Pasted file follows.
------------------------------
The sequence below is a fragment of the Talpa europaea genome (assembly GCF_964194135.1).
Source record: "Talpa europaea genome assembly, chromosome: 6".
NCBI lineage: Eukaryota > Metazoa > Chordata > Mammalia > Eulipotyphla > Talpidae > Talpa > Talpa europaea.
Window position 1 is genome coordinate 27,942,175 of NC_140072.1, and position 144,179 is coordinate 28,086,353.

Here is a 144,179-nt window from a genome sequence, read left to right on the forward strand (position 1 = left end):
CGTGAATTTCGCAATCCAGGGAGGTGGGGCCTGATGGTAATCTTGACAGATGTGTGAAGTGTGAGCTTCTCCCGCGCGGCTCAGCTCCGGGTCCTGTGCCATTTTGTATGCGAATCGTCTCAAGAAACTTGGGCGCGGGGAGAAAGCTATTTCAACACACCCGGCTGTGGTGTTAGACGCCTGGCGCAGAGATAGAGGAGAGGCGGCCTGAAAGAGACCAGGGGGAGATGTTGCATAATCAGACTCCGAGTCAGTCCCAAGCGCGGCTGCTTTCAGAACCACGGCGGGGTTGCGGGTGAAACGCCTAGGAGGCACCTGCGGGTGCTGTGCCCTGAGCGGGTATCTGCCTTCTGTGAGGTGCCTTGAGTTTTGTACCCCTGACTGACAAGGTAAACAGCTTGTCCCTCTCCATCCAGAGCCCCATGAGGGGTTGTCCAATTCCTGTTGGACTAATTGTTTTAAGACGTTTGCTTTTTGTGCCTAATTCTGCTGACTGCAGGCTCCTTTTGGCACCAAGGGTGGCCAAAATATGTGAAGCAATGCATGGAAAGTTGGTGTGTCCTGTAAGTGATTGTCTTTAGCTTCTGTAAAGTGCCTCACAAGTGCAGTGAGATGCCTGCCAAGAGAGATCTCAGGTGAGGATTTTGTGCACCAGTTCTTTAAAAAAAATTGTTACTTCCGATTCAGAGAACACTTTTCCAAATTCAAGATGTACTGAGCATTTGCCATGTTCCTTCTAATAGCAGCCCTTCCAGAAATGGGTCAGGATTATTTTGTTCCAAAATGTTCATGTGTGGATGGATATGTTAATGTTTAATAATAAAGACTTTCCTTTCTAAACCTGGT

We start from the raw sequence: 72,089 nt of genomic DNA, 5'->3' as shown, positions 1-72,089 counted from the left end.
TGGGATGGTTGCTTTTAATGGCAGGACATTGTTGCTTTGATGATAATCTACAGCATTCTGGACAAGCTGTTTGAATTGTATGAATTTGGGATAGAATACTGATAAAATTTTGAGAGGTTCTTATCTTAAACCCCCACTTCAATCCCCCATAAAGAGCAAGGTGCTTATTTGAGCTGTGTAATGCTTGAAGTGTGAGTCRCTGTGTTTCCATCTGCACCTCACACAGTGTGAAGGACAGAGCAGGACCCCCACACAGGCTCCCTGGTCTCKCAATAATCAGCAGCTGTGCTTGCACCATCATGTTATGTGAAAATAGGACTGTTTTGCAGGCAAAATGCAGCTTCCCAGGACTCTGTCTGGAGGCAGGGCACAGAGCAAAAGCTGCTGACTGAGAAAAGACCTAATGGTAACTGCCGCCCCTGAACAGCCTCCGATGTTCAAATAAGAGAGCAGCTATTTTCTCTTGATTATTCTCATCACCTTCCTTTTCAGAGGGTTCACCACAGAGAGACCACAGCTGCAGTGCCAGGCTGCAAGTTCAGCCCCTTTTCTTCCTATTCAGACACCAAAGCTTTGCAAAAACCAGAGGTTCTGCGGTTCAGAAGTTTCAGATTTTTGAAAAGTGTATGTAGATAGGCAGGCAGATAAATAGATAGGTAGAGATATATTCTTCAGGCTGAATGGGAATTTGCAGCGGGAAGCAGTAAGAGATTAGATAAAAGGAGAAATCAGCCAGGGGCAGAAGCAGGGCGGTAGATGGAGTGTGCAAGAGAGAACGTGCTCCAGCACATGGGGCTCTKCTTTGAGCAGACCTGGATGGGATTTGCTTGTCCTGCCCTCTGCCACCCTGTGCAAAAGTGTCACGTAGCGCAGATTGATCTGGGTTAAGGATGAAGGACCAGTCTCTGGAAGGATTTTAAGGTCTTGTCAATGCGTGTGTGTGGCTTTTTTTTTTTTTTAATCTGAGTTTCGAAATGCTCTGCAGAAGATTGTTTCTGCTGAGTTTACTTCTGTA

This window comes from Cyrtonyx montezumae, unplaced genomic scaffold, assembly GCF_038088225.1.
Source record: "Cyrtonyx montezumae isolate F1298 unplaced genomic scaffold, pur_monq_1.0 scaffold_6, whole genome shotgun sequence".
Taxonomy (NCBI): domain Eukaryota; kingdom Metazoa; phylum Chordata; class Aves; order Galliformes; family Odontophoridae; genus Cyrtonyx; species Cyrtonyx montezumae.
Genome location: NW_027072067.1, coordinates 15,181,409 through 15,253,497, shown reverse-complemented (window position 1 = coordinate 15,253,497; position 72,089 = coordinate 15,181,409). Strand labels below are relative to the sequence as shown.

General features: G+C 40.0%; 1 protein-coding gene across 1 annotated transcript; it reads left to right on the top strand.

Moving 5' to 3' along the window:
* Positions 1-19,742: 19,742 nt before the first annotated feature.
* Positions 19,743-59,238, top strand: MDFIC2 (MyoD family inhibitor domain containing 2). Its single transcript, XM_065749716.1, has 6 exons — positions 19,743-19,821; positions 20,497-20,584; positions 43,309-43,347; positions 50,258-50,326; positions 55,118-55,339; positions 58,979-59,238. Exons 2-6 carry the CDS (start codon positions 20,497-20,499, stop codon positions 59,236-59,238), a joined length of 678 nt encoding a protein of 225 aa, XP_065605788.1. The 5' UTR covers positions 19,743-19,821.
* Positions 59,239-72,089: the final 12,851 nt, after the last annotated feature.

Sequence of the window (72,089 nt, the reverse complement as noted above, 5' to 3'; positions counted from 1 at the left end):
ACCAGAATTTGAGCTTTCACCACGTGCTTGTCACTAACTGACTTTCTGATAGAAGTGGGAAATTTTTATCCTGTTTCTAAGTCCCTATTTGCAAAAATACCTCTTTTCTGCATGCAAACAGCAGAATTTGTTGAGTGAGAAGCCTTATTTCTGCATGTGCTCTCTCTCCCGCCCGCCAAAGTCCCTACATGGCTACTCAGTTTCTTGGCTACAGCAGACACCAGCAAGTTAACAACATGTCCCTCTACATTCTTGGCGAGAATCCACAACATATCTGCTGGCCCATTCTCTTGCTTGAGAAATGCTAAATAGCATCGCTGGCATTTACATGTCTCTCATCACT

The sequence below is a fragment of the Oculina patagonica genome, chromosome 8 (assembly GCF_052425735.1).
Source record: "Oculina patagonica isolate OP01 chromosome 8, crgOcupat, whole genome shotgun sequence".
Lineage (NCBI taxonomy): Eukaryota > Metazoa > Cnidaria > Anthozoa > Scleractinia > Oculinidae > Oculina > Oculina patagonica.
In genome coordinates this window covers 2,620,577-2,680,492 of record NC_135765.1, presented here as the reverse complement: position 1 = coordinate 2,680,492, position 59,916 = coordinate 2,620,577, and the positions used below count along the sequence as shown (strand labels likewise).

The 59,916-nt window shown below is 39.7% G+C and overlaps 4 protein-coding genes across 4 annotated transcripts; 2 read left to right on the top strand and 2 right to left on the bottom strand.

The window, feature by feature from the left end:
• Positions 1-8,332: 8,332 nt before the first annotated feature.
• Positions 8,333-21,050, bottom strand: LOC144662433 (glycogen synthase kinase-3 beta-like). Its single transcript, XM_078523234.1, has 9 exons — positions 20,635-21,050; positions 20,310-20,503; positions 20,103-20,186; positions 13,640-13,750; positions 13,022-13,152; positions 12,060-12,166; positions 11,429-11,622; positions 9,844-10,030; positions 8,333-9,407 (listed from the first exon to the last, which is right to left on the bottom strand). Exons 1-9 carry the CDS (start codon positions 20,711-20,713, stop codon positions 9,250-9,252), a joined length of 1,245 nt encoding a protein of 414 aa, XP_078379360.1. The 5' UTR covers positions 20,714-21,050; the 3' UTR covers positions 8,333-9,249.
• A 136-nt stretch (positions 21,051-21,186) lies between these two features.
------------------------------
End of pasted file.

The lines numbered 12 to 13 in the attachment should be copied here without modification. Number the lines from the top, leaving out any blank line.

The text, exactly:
Genome location: NW_027072067.1, coordinates 15,181,409 through 15,253,497, shown reverse-complemented (window position 1 = coordinate 15,253,497; position 72,089 = coordinate 15,181,409). Strand labels below are relative to the sequence as shown.

General features: G+C 40.0%; 1 protein-coding gene across 1 annotated transcript; it reads left to right on the top strand.